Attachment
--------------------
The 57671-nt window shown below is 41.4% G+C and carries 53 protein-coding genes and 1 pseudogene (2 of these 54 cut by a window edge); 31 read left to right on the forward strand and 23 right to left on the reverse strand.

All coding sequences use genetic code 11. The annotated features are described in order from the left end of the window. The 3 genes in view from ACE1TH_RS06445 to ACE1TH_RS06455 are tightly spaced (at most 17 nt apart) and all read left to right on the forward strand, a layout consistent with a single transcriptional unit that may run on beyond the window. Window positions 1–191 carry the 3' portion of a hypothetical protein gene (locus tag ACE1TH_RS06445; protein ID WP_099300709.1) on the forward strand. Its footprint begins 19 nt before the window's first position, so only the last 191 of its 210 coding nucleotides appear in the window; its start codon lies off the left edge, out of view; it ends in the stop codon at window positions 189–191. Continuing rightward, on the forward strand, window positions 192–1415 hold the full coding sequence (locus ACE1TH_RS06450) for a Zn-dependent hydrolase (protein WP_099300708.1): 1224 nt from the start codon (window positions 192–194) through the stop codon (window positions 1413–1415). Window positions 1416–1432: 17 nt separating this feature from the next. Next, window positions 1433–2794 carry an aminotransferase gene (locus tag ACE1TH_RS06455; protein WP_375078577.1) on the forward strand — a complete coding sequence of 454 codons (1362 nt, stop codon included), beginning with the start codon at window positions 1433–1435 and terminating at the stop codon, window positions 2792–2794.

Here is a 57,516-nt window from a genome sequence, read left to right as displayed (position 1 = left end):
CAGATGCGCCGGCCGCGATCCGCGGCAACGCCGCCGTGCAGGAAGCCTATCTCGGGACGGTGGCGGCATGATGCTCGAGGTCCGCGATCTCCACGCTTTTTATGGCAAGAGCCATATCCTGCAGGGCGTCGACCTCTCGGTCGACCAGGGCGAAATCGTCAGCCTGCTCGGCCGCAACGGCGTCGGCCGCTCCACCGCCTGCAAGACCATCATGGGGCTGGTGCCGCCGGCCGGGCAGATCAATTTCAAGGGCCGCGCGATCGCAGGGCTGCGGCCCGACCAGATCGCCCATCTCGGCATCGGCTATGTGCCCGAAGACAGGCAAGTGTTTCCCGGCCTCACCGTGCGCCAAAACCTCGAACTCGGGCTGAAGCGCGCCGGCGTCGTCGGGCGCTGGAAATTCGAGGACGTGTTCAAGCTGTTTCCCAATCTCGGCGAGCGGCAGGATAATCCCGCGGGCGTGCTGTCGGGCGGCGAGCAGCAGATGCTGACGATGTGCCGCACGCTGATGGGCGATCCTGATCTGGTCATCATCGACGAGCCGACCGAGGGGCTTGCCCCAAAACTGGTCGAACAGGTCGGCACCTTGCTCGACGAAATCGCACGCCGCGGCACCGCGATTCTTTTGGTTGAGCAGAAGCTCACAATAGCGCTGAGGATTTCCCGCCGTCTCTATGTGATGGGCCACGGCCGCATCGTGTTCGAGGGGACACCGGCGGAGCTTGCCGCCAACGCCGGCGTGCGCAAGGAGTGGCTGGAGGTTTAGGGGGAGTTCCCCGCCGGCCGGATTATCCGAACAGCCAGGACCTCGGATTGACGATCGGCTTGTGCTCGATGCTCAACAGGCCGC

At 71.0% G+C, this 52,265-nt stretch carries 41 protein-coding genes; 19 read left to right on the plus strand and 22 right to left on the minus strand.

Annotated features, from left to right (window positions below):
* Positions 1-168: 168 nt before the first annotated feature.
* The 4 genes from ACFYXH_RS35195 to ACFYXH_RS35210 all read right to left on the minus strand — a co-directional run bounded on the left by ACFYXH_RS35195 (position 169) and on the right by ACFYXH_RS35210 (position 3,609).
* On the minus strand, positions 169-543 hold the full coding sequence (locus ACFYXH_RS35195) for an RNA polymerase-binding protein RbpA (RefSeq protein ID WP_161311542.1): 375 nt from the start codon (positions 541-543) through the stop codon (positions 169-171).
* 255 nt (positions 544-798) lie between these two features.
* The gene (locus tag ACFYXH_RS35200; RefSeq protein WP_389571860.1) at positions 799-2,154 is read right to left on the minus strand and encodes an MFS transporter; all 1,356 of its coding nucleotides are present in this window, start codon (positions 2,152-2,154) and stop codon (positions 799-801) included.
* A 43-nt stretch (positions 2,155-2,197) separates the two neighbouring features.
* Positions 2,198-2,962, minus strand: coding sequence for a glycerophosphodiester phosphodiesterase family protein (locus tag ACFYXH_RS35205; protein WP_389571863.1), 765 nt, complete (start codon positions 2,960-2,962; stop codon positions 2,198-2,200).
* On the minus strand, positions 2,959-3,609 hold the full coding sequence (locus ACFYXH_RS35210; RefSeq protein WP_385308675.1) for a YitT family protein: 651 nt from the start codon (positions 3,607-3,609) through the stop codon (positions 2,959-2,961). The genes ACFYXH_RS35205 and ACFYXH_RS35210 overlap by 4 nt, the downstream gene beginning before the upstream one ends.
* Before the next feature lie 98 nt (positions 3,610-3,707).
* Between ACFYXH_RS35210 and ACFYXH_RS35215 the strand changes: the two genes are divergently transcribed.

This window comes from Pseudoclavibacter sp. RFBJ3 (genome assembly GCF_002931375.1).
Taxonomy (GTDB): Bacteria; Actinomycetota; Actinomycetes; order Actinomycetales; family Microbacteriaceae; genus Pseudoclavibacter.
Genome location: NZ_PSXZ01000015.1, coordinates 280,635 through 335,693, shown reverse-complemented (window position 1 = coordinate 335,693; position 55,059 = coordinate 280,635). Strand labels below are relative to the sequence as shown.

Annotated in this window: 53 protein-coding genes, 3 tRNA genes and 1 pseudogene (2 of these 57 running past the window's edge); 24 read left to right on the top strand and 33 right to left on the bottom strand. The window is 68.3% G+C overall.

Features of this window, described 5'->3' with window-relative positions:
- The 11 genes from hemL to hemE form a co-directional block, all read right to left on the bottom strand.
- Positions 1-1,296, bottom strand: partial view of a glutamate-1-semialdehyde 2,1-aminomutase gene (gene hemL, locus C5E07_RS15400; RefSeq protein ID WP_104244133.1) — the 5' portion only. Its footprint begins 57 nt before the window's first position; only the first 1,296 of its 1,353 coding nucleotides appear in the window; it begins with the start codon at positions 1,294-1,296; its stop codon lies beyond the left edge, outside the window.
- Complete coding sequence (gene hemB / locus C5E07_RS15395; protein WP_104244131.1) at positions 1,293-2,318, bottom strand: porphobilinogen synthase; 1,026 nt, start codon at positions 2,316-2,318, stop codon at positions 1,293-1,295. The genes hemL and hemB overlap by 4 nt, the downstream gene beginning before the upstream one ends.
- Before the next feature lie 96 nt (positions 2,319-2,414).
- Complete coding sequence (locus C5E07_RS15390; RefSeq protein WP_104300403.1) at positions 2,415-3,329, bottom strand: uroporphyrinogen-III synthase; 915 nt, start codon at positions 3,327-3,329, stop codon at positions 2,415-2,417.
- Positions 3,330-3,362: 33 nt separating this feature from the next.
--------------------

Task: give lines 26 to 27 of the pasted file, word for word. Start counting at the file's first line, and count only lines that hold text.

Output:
- Complete coding sequence (locus C5E07_RS15390; RefSeq protein WP_104300403.1) at positions 2,415-3,329, bottom strand: uroporphyrinogen-III synthase; 915 nt, start codon at positions 3,327-3,329, stop codon at positions 2,415-2,417.
- Positions 3,330-3,362: 33 nt separating this feature from the next.